Farrar’s dodgy statistics in energy SOE privatisation debate

David Farrar posted at Kiwiblog yesterday in response to a statement by Phil Goff on energy SOE privatisation:

So in Auckland [listed company] Contact [Energy] is cheaper than the three SOEs. The total opposite to what Goff claimed. They are in fact $178 cheaper than the most expensive SOE, not $500 more expensive… [In] Christchurch … Contact is cheaper than two of the SOEs. … In Wellington they are more expensive, but by only $13 to $148. … [In] Dunedin … Contact is cheaper than two of the SOEs.

On the face of it, that seems to be an argument that a listed privatised company delivers domestic electricity supply as cheaply or cheaper than the SOEs do. But what Farrar has done is cherry-pick only the November 2011 statistics from the Consumer Powerswitch website.

Here’s a chart from that site of the prices for the various electricity retailers to Dunedin over the last three years:

Contact actually had substantially higher prices in Dunedin than any of the SOEs for the entire period between November 2008 and August 2011.  It has been only the last four months that it has been (slightly) cheaper than Meridian and Mercury, but still significantly more expensive than Genesis.

Similarly, in Auckland, Contact was more expensive than any of the three SOEs between July 2010 & July 2011. In Wellington, Contact was most expensive between November 2008 and November 2011– the entirety of the last 3 years. And in Christchurch, Contact was most expensive between March 2011 and July 2011.

Farrar also fails to take into account the pricing of Contact’s 100% owned subsidiary, Empower, which where it provides retail electricity supply has significantly higher prices than any of the three SOEs for the entire three year period (see links to Auckland, Wellington, and Christchurch prices above).

Farrar might be right to call out Goff on the $500 annual price differential he claims between Contact and the SOEs – that figure seems to me to have been either exaggerated or cherry-picked.

But to dogwhistle that privatisation will bring lower electricity prices is simply not supported by the evidence.

Incidentally, I’m somewhat suspicious about the sudden and dramatic drop in Contact’s domestic electricity prices from August 2011, just after National’s SOE privatisation announcement.  I’m wondering if this is a loss-leading exercise to gain market share before the SOEs are privatised.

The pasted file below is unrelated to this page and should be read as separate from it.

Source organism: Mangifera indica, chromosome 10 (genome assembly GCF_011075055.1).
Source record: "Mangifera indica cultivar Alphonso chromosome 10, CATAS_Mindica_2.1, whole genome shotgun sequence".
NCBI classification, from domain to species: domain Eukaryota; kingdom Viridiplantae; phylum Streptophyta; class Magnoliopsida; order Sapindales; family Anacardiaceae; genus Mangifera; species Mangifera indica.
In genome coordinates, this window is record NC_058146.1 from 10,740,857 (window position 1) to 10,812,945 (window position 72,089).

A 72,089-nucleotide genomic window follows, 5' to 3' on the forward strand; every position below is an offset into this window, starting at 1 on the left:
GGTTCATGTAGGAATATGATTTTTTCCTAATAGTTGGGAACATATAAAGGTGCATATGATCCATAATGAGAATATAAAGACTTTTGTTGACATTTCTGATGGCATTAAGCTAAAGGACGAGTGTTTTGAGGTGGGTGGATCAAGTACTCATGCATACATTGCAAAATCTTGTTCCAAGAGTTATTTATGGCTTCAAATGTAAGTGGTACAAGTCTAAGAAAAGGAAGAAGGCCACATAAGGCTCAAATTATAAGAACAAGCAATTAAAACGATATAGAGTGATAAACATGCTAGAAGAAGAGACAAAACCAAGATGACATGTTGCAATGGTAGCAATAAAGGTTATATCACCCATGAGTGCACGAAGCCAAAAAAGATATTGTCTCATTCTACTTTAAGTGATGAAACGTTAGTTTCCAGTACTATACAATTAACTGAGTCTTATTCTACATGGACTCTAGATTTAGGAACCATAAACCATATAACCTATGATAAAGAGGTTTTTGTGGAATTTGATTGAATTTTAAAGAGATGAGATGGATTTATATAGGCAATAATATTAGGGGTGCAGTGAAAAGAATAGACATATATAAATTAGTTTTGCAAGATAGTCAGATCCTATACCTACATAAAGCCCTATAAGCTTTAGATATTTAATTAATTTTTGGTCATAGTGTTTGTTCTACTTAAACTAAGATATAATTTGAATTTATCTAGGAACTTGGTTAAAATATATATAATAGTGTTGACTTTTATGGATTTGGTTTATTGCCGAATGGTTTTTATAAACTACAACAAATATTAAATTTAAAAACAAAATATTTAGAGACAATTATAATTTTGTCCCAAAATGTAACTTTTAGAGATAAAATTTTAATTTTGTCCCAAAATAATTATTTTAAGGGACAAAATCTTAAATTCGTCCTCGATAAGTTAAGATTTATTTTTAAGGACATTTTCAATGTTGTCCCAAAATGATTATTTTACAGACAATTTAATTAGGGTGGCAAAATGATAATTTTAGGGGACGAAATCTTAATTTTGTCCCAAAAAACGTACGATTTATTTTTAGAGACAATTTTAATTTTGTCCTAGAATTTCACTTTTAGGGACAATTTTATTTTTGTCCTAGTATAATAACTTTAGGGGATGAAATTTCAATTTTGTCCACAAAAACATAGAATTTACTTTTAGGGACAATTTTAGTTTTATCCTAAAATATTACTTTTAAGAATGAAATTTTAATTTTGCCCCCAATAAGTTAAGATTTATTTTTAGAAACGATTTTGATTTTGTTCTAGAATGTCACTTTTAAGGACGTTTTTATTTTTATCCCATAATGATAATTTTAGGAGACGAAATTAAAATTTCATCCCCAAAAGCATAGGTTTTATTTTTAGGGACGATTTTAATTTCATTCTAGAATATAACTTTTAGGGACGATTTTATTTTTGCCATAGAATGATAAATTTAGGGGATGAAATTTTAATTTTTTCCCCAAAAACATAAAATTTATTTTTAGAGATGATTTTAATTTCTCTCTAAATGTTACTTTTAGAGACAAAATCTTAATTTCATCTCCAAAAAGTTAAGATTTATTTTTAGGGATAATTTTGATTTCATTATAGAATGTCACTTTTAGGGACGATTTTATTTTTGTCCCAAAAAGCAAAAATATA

Max Bradford’s unfinished business

Remember this guy?

Yes it’s former National Party Energy Minister Max Bradford. The same Max Bradford whom I recall Paul Holmes continually lampooning in the lead-up to the 1999 election by replaying a clip of him saying:

…competition would bring electricity prices for the consumer down.

Well, it hadn’t by 1999 and, as the Commerce Commission has found, it still hasn’t. Electricity consumers have been ripped off to the extent of $4.3 billion since Bradford’s reforms came into effect according to the research conducted by Professor Frank Wolak of Stanford University for the Commission.

What’s worse is that according to the Commerce Commission it has all been perfectly legal.

The Max Bradford solution was to split the old Electricity Corporation up into four corporate entities to force them to act competitively. They privatised one of them, Contact Energy, in 1999. Fortunately, National lost office before they managed to hock off the other three, Meridian Energy, Genesis Energy and Mighty River Power.

The competitive model has been shown to be a miserable failure. So what’s the current Minister of Energy Gerry Brownlee’s solution?

Mr Brownlee said that the Government was prepared to make big changes to the electricity industry to stop massive price rises.

That included examining the market model introduced in the late 1990s by the former National government and the possibility of breaking up big state-owned retailer-generators such as Meridian and Genesis, he said.

He doesn’t go as far as using the “P-word” that National Ministers have been prohibited from saying, but it’s pretty clear that he’s thinking about breaking up and privatising the state-owned electricity generating companies, which is really just finishing Max Bradford’s unfinished business.

At least with three of the big generation companies in state ownership, much of the ill-gotten profits remain in New Zealand in the Government coffers. With what Brownlee is hinting at, the profits would head off overseas to the shareholders of big energy corporates.

Eddie over at The Standard has a different idea.

Buy back Contact (work out a fair share price and do it through legislation). Put the whole thing back into one and set it some simple goals: reliable supply at a steady, low price and phasing out fossil fuels.

I agree.